Retirees on St. Pete Beach have big plans for the medical marijuana industry

Here are some of the members of Gulf Coast Canna Meds. (From left to right) back row, Michael Welch, Thomas J. Murphy,  Lonnie Orns,  Oscar Mouton and front row Andrew Hano, MD, Linda Colindres, RN; and David Kitenplon pose for a portrait at Vinoy Park in St. Petersburg.
[EVE EDELHEIT   |   Times]
Here are some of the members of Gulf Coast Canna Meds. (From left to right) back row, Michael Welch, Thomas J. Murphy, Lonnie Orns, Oscar Mouton and front row Andrew Hano, MD, Linda Colindres, RN; and David Kitenplon pose for a portrait at Vinoy Park in St. Petersburg. [EVE EDELHEIT | Times]
Published May 12 2017
Updated May 12 2017

While Florida politicians have butted heads over how to regulate the growing medical marijuana industry this year, Tom Murphy and Michael Welch have been busy working behind the scenes to try to ensure their company gets a piece of it.

Murphy, 71, and Welch, 79, are two of the founders of Gulf Coast Canna Meds, a burgeoning medical marijuana company in St. Petersburg that wants to distribute cannabis products to patients in Florida. They're just one of many groups in Florida eager to be part of this growing new medical industry. But that's easier said than done.

While Florida voters have overwhelmingly voted to make medical marijuana legal, it's been up to the Legislature to translate how it will work. To many, it may seem like a basic humanitarian issue for patients who want simple and affordable access to medical marijuana — but it's not. There's a lot at stake.

"We're the guys on the outside looking in," said Murphy, a former beer distributor who retired to St. Pete Beach. "We learned that the small business man didn't stand much of a chance in Tallahassee with the bills that were being discussed. We're small business people. We're not these deep-pocketed cartels. We're the free enterprise people. The mom and pops."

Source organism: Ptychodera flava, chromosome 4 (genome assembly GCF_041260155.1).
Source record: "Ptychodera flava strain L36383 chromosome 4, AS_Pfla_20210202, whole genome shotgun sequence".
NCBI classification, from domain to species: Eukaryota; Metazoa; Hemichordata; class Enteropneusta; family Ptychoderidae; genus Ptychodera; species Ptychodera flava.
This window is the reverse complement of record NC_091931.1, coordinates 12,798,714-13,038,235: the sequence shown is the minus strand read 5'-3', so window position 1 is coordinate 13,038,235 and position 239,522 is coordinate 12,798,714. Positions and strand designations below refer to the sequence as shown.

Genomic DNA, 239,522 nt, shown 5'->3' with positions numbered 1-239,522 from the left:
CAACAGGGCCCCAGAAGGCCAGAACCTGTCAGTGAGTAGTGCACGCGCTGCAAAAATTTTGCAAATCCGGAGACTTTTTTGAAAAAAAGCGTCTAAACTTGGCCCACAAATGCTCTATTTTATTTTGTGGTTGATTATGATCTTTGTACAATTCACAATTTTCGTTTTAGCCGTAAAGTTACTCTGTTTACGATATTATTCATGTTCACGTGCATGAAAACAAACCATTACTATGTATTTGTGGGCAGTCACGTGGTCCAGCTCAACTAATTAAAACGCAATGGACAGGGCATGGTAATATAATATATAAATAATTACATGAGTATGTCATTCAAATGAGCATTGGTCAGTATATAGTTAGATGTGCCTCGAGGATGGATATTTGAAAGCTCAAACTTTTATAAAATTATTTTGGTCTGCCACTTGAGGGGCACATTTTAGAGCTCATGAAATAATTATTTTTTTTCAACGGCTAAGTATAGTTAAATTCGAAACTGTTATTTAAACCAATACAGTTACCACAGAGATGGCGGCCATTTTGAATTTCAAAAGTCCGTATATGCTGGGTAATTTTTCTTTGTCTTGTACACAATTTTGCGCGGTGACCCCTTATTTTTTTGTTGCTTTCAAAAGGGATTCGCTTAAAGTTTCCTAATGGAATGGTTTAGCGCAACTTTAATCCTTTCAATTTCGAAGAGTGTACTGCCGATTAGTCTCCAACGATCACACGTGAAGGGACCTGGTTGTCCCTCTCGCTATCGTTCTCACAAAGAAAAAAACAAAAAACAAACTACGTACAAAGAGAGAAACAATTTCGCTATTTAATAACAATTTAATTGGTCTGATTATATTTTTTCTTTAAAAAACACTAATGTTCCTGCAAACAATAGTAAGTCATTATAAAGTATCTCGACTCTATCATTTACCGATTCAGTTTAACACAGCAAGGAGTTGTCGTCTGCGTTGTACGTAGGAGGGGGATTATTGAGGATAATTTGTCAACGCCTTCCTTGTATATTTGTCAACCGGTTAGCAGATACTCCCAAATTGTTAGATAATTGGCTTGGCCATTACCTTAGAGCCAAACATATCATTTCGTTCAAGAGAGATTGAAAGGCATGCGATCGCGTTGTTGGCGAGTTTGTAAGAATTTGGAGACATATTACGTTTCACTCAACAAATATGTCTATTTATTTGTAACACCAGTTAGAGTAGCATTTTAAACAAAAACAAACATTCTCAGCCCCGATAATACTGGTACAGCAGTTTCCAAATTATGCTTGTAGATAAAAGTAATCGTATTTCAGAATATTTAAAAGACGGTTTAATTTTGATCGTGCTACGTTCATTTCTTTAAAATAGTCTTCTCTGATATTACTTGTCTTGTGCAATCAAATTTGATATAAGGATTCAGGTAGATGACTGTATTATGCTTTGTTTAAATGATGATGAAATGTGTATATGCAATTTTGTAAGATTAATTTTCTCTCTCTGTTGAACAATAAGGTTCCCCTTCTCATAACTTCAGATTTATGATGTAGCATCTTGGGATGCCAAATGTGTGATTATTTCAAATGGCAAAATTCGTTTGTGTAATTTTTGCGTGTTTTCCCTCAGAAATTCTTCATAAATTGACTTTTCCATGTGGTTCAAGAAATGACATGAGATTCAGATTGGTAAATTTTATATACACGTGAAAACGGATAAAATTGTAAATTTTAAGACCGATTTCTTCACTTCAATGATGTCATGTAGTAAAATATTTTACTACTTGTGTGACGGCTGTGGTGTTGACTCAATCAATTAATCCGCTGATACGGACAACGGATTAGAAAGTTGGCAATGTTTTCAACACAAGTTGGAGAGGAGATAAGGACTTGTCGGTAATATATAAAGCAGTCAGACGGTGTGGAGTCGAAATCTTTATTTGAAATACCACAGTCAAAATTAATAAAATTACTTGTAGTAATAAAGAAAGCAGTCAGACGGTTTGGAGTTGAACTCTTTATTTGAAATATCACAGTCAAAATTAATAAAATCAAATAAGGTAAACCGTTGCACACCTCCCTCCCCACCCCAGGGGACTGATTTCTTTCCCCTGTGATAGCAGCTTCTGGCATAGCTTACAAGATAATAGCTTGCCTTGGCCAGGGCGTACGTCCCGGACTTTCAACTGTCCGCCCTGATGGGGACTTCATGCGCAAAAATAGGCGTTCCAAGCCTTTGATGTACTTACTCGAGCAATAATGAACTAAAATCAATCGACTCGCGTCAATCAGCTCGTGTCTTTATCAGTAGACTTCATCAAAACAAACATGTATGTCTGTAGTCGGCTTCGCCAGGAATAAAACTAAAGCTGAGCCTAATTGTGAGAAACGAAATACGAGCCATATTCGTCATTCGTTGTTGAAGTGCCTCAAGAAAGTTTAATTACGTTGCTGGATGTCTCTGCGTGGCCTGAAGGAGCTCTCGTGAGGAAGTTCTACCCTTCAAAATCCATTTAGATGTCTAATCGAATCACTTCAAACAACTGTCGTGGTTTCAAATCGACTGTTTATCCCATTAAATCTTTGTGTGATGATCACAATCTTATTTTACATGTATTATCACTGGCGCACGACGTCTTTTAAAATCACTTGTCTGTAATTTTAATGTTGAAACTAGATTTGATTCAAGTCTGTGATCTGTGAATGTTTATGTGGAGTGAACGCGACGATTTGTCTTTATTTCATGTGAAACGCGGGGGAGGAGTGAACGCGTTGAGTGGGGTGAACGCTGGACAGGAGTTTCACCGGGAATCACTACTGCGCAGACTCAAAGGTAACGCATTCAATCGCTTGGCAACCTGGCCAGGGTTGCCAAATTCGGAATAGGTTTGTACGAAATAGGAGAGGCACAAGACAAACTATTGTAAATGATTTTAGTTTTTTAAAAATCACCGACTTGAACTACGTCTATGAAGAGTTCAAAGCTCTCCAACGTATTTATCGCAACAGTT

Medical marijuana is projected to become a $1 billion industry in Florida within the next three years. But only seven companies have been licensed by the state to produce, cultivate and sell it. They are responsible for providing patients who suffer from debilitating conditions with a medicinal alternative to prescription drugs. Often described as the "cartels," Florida's seven licensed cannabis companies have millions in investment behind them. They donated more than a half-million dollars in campaign contributions and employ well-known lobbyists in Tallahassee. Some have started to open dispensaries.

Previous Coverage: Meet Florida's legal drug cartels

The bills that materialized in the House and Senate toward the end of the legislative session this year did not bode well for folks like Murphy and Welch, or advocates like attorney John Morgan, who all support an open and free market for medical marijuana. Either bill, if passed into law, would have continued to limit the number of companies licensed to cultivate and sell cannabis products.

"Honestly both bills are extraordinarily problematic for establishing a free market," said Ben Pollara, executive director of Florida For Care, an organization founded in 2014 to advocate for the legalization of medical marijuana under Amendment 2. Gulf Coast Canna Meds is an active member of Florida For Care.